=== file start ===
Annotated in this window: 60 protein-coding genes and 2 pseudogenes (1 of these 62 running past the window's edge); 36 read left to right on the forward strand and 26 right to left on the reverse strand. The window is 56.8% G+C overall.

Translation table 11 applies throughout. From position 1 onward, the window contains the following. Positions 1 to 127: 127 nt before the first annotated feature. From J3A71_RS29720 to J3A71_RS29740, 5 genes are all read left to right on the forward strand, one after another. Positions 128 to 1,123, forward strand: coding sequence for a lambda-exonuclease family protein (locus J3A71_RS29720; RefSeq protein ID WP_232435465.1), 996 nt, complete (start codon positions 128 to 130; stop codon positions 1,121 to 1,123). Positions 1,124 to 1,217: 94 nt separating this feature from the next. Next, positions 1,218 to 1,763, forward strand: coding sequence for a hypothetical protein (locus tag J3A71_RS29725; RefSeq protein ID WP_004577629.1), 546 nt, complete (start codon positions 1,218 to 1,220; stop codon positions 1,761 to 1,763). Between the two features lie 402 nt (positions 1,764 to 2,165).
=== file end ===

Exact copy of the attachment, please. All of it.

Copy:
Annotated in this window: 60 protein-coding genes and 2 pseudogenes (1 of these 62 running past the window's edge); 36 read left to right on the forward strand and 26 right to left on the reverse strand. The window is 56.8% G+C overall.

Translation table 11 applies throughout. From position 1 onward, the window contains the following. Positions 1 to 127: 127 nt before the first annotated feature. From J3A71_RS29720 to J3A71_RS29740, 5 genes are all read left to right on the forward strand, one after another. Positions 128 to 1,123, forward strand: coding sequence for a lambda-exonuclease family protein (locus J3A71_RS29720; RefSeq protein ID WP_232435465.1), 996 nt, complete (start codon positions 128 to 130; stop codon positions 1,121 to 1,123). Positions 1,124 to 1,217: 94 nt separating this feature from the next. Next, positions 1,218 to 1,763, forward strand: coding sequence for a hypothetical protein (locus tag J3A71_RS29725; RefSeq protein ID WP_004577629.1), 546 nt, complete (start codon positions 1,218 to 1,220; stop codon positions 1,761 to 1,763). Between the two features lie 402 nt (positions 1,764 to 2,165).